The day after I get done calling this state fool’s gold for Democrats, wham — two slaps right upside the head.

Is Texas actually in play? New from the University of Houston:

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Trump leads by three points among registered voters (41/38) and by four among likelies — but note that independent column. Clinton has more than twice as many votes as he does, with fully 29 percent of indies undecided right now. Texas may end up as a test of whether there are enough lukewarm Republicans to carry him over the finish line in a state where virtually everyone else is breaking hard towards her. Their favorable ratings are nearly identical, by the way, an amazing fact of political life this year in a Republican stronghold.

Meanwhile, at WaPo:

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Note the Georgia result. Texas is actually closer than Ohio is. If all of those results held up, Clinton would be over 300 electoral votes — and bear in mind that this is the only poll taken in the past two weeks to show her trailing in Florida. She leads by nearly four points there in the RCP average. As for Texas, it’s strange yet true that the biggest lead Trump has had there all year is seven points and that was several weeks ago. The three most recent polls of the state have him ahead by four points or less. There’s no reason to doubt that the state is competitive — for the moment.

Why might Clinton want to spend some money on ads there? A smart conservative friend emailed with this reasoning earlier this afternoon:

1. If they know they’re going to win national race, it’s already house money, no downside;

2. If they draw the inside straight and actually win Texas (or other “red” states), then it forces GOP to defend them in the next election. Even if Trump is seen as a “black swan,” RNC won’t/can’t take that chance;

3. If even a single Hispanic-heavy red state goes for HRC this year that guarantees GOP Congress passes amnesty next year.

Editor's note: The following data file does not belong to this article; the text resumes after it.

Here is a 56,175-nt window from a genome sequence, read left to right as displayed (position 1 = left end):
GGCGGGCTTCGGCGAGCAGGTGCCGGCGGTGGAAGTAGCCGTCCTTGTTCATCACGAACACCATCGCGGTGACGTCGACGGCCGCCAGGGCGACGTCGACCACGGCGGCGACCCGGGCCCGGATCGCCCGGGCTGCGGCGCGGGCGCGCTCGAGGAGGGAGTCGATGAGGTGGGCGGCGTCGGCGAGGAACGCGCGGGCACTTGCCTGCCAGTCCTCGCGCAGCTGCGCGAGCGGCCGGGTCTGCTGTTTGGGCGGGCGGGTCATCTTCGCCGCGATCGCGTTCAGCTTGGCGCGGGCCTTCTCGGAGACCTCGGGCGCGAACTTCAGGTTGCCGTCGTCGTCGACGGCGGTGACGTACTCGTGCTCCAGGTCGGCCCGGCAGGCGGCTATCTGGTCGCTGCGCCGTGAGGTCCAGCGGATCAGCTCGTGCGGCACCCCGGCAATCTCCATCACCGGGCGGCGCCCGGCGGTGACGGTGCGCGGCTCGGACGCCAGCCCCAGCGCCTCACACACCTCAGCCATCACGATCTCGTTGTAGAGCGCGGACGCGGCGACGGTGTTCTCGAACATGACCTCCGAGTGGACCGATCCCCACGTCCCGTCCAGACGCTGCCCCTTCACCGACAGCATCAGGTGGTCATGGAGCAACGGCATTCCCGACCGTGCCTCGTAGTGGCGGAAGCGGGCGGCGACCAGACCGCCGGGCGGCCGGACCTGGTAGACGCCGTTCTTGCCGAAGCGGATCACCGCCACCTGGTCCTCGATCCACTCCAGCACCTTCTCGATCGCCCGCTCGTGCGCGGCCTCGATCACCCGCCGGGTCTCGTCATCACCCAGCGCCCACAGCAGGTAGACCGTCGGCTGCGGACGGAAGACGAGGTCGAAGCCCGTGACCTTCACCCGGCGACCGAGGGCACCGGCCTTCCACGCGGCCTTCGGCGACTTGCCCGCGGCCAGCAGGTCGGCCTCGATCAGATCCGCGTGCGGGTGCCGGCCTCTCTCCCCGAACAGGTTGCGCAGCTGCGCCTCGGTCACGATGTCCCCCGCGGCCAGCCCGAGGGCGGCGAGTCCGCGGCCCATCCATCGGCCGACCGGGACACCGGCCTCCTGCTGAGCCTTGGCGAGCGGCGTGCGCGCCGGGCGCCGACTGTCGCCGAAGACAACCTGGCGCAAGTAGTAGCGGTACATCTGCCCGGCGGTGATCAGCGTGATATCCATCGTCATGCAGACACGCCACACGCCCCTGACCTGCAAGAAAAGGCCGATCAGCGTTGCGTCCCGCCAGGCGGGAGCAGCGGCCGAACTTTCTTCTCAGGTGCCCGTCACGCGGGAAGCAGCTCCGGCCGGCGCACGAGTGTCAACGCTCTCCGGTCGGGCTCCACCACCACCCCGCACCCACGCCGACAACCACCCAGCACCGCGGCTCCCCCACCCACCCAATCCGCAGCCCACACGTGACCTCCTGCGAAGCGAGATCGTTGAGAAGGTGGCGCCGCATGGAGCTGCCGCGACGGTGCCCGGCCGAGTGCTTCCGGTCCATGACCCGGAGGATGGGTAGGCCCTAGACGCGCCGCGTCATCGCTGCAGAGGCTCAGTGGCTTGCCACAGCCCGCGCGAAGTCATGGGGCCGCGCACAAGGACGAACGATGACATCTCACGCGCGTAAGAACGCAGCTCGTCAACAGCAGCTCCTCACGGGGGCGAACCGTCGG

All good points. And yet, judging from how minuscule Hillary’s advertising budget is in the state, she’s not seriously competing there despite her promising polling:

By mid-day Tuesday, Clinton’s campaign had booked ads in Texas worth at most $100,000, according to a GOP source briefed on local television sales. That figure is small in any state, but the prohibitively expensive media markets in Texas further diminishes the campaign’s bang for its buck…

“It takes millions of dollars to drive a single message across those markets,” said national GOP media consultant Erik Potholm in an email. “If they are running $100k in those cities, it’s just a media hit, not designed to actually move voters.”

The problem with the “Hillary’s trying to take Texas!” narrative is how low her ceiling seems to be in polls of the state. Only once so far this year has she been above 38 percent. She’s averaging a paltry 37.4 percent there right now. In Arizona, by contrast, she’s been at 40 or better in the last five polls and trails Trump by less than a point in the RCP average. For Clinton, Texas is the same predicament as Utah: She’s “competitive” only in the sense that Trump’s own numbers are garbage. Unlike Utah, though, Texas has no strong third-party candidate poised to steal Republican votes away from Trump and pull an upset. If Clinton can’t build on her 38 percent of the vote then obviously she’s not going to win the state — and she seems to know it, judging from how paltry her ad buy is. The $100K they’re spending in Texas seems designed not to compete but to simply generate news headlines that underscore the potential scale of Clinton’s national win. “Hillary’s on the air in Texas! Polls there surprisingly close!” In the end, it’s still going to be fool’s gold for Dems. But not for too much longer, especially if Democratic excitement in the state at how close the polls are now inspires lots of left-leaning younger voters there to register.

In lieu of an exit question, via the Blaze, here’s #NeverTrumper Glenn Beck with a hopeful note for Trump fans. What if the polls are lowballing Trump due to a “Bradley effect” in which some voters lie to pollsters and claim they’re voting for Clinton when in fact they’re secretly voting for Trump? That effect would have to be highly systematic given that the national polls lately are increasingly consistent in showing Hillary comfortably ahead. It would also have to be enormous to affect the outcome of the election given that she’s now leading by seven points on average. But you never know.